01-20-2013, 08:17 PM
      #15
    Super Moderator
    Ok. I'm really going to try to dump the bread. I don't do fish. Yuck.
         
        01-20-2013, 08:23 PM
      #16
    Trained
    I didn't do fish until a couple of years ago, HATED it, but when I was on a diet last time around I promised that I would try all the vegetables that I have been scared to try, or hated because my mother boiled everything until it was dead. I also tried new protein sources each week, and found that salmon done on the BBQ was good. Now I can do a lot of different fish, as long as you can promise me that there are no bones
         
        01-20-2013, 08:31 PM
      #17
    Trained
    Don't dump bread, dump white bread, but limit your bread to one or two slices of whole grain bread, but definitely dump the slim fast, it's not helping your muscle mass. As we age, we lose muscle mass and that's what makes weight gain easier. So you have to get the muscle mass back, whole grains help with that. The reason for eating them in the morning, to maintain the muscle, if you have something like slimfast, it will not burn fat, it will burn the muscle first, you don't want that.
    Lockwood likes this.
         
        01-20-2013, 08:56 PM
      #18
    Trained
    Why not dump grains? Even whole grain wheat is not good, well not good for some people? I simply do not believe that we NEED bread in our diets and I know for me that bread is simply a trigger food, if I ban it I lose weight a lot easier. Lean protein, fruit and a good selection of veggies gives you all you need.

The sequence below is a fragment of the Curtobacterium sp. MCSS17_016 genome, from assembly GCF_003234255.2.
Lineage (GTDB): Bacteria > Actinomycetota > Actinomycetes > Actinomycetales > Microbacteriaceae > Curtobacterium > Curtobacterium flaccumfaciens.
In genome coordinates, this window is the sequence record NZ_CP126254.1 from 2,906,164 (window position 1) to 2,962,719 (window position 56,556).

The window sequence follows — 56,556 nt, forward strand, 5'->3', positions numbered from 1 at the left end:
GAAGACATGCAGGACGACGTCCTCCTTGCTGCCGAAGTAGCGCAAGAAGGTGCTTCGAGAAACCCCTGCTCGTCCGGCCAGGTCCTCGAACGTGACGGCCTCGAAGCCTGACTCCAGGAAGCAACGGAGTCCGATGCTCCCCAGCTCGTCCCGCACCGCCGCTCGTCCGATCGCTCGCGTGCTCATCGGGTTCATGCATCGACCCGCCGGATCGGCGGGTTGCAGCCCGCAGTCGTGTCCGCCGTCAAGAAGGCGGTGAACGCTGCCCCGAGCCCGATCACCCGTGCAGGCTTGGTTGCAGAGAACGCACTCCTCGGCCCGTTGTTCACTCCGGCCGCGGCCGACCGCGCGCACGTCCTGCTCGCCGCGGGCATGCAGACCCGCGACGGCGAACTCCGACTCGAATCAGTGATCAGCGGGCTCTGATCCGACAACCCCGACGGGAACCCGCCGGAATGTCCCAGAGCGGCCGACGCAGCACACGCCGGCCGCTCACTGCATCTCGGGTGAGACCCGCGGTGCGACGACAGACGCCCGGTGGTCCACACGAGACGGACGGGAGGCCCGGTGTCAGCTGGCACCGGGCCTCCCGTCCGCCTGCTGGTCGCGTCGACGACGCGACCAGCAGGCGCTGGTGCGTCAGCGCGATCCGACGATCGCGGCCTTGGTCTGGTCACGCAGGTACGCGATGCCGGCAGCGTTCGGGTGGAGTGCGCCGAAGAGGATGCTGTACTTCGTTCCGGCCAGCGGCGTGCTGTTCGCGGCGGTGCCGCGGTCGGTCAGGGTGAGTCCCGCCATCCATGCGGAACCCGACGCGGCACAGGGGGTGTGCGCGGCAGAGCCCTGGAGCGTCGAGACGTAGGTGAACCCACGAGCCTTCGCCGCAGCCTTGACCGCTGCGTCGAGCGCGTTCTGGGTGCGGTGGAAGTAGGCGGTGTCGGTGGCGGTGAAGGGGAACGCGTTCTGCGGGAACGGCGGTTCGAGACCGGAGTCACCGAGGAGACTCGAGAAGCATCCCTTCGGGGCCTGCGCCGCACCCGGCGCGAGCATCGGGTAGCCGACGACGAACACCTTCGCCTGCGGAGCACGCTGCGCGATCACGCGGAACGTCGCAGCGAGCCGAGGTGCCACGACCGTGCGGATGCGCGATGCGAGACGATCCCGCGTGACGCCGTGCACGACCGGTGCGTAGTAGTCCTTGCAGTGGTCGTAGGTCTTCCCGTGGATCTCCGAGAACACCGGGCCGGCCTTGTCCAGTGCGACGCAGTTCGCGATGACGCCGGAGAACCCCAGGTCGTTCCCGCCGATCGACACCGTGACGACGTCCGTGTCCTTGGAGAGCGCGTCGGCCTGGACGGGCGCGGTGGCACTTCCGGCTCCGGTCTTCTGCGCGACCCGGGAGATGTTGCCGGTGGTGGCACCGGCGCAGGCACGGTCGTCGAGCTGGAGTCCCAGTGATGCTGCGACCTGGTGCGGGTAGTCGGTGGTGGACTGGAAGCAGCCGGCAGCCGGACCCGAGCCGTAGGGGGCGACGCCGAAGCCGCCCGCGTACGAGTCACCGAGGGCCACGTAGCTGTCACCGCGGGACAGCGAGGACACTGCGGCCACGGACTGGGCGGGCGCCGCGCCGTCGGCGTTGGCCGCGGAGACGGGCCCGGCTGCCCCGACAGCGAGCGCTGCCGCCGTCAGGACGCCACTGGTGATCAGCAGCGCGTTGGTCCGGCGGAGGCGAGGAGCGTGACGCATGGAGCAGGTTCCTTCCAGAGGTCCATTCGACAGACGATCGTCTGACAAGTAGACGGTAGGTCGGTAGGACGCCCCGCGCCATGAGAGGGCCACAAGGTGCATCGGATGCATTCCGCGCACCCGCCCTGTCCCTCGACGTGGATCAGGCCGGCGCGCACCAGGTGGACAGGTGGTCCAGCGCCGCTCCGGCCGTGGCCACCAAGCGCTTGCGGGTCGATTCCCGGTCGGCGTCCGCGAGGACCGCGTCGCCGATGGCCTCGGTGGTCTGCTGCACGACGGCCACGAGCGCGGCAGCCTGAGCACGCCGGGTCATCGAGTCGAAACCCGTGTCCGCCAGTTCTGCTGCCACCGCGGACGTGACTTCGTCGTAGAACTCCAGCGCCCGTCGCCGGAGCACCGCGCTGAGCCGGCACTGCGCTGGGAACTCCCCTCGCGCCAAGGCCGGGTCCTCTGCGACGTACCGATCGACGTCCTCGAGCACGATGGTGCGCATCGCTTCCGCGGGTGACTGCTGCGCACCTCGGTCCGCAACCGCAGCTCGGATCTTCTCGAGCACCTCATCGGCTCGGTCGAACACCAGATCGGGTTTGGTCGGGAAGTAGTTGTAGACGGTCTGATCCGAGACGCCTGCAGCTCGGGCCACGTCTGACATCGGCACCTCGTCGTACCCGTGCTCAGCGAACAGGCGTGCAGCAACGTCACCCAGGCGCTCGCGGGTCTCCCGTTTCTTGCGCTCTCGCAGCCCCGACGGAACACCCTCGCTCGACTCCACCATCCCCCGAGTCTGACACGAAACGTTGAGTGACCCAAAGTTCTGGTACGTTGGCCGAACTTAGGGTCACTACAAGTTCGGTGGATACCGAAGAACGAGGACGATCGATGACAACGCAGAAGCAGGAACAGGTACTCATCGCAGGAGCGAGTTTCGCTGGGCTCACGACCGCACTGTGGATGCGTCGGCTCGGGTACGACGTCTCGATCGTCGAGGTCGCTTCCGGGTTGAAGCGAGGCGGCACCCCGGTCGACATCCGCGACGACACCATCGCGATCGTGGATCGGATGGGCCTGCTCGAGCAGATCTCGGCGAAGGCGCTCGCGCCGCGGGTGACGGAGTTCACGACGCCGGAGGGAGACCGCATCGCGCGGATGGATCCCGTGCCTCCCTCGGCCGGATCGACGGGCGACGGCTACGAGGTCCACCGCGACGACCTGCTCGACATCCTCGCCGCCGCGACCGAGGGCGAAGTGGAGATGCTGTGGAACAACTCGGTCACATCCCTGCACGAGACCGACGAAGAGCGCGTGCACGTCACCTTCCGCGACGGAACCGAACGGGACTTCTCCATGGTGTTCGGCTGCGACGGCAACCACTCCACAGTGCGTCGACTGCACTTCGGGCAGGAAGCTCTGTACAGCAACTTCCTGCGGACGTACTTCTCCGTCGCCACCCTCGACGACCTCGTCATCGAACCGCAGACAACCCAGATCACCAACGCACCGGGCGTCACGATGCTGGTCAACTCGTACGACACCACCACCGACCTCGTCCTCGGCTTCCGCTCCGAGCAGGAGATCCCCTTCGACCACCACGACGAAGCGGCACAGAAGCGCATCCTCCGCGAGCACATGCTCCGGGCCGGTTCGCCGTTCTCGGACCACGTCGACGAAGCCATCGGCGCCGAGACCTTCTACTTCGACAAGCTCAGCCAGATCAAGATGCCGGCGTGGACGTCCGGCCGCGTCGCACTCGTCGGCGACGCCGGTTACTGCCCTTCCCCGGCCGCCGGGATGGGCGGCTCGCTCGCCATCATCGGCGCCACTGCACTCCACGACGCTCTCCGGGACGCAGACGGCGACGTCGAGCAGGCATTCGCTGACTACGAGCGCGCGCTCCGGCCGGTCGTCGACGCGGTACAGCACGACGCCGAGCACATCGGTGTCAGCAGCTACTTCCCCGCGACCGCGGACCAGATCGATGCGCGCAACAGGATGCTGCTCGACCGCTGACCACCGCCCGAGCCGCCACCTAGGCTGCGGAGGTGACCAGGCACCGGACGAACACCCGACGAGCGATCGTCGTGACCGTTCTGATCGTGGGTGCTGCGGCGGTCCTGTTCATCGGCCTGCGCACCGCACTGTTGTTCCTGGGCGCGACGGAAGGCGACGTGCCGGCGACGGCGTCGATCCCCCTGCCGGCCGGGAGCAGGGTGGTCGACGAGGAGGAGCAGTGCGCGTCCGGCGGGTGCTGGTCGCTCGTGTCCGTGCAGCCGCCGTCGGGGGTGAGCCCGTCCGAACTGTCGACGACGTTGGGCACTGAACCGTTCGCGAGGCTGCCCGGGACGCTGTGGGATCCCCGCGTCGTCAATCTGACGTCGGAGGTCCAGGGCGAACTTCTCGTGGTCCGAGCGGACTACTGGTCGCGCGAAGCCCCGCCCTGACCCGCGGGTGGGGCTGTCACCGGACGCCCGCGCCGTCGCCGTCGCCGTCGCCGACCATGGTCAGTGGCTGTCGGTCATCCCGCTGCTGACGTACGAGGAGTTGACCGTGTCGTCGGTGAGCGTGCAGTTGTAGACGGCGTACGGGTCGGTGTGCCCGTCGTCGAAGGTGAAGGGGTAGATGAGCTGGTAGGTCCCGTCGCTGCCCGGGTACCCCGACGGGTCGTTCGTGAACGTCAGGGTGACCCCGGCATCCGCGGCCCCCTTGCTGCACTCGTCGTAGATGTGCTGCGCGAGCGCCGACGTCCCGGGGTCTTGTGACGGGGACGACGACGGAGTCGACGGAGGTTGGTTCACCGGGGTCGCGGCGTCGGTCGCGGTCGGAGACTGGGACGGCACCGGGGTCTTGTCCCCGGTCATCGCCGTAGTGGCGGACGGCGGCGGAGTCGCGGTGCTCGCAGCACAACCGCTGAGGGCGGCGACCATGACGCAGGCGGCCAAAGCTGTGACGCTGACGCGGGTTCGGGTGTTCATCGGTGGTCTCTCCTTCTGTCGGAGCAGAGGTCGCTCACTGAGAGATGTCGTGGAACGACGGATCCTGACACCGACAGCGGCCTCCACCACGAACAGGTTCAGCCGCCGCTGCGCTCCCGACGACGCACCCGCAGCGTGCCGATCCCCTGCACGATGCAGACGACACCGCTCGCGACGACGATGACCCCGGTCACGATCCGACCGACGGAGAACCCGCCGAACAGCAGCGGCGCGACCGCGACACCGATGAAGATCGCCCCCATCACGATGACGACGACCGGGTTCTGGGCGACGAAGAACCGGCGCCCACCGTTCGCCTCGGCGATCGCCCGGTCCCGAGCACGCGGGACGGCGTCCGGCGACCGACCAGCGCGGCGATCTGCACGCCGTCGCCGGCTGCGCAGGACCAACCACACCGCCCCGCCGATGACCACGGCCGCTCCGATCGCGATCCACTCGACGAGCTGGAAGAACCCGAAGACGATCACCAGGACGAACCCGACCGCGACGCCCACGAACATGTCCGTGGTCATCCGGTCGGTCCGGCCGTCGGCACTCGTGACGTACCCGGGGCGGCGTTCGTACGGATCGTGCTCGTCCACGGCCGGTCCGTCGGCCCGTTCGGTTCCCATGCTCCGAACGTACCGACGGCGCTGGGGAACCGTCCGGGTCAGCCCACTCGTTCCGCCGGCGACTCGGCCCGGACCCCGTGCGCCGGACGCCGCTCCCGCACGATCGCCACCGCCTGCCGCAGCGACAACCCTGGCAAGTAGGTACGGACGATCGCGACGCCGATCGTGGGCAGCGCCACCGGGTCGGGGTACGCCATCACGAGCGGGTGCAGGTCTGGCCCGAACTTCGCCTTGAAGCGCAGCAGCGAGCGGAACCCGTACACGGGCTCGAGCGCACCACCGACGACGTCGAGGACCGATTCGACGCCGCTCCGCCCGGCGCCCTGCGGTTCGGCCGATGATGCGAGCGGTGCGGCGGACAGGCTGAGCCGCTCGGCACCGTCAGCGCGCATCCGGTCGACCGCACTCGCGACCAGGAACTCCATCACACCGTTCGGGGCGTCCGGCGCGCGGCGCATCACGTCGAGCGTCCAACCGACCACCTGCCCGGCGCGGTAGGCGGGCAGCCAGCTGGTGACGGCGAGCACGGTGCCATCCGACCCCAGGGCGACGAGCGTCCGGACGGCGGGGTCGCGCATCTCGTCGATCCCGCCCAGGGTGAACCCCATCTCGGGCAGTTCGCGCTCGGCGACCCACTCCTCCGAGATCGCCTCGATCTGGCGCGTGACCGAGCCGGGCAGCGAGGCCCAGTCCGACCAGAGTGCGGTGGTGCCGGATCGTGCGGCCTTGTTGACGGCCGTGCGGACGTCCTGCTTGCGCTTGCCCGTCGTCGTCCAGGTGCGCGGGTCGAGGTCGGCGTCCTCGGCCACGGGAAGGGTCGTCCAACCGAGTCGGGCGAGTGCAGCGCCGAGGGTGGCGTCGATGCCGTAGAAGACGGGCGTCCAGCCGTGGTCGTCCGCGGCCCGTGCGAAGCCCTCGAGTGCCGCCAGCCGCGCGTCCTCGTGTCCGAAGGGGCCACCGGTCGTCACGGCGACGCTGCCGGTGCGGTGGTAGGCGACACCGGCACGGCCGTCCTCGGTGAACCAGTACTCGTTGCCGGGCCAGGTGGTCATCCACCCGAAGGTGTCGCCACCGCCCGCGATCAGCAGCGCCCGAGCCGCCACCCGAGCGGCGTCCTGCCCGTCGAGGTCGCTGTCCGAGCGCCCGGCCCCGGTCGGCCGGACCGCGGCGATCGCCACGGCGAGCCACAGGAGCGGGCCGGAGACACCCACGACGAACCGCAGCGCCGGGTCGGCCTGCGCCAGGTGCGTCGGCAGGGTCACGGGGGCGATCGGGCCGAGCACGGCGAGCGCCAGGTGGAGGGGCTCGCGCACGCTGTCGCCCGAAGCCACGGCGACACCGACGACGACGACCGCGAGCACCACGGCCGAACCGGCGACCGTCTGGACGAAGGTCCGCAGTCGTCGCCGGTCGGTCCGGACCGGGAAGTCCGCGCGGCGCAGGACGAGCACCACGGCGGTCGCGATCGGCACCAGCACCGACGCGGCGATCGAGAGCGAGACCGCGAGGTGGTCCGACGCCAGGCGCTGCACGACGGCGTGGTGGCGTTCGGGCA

Also a question about muscle building? How do whole grains help with muscle building? Exercise and a good balanced diet surely build muscle?
         
        01-20-2013, 09:03 PM
      #19
    Trained
    Believe me it works, I am living proof. If you are against bread of any kind, eat oatmeal in the morning and brown or wild rice later on. I read & watch numerous MMA fighters training DVD's & meal plans, ALL included whole grains in the morning. I was in pretty good shape but when I switched to the whole grains in the morning, the metabolism kicked into high gear, in fact I had to back off the strenghth end of my work out, I was getting too much muscle.
         
        01-20-2013, 10:00 PM
      #20
    Weanling
    Quote:
    Originally Posted by Golden Horse    
    Why not dump grains? Even whole grain wheat is not good, well not good for some people? I simply do not believe that we NEED bread in our diets and I know for me that bread is simply a trigger food, if I ban it I lose weight a lot easier. Lean protein, fruit and a good selection of veggies gives you all you need.

    Also a question about muscle building? How do whole grains help with muscle building? Exercise and a good balanced diet surely build muscle?
    You're right about that. Biologically, our digestive systems are not designed to process grains of any kind. Clearly, we can do it, but it is hard on our bodies, and the components of the grains are not broken down as well as they should be for optimal nutrient absorption.

    Also, fat (both saturated and unsaturated), which has been given a terrible name over the past 40 years, is VERY good for you (yes, even in amounts higher than the "Food Guide" recommends) and is required in the body for multiple things including nervous system function.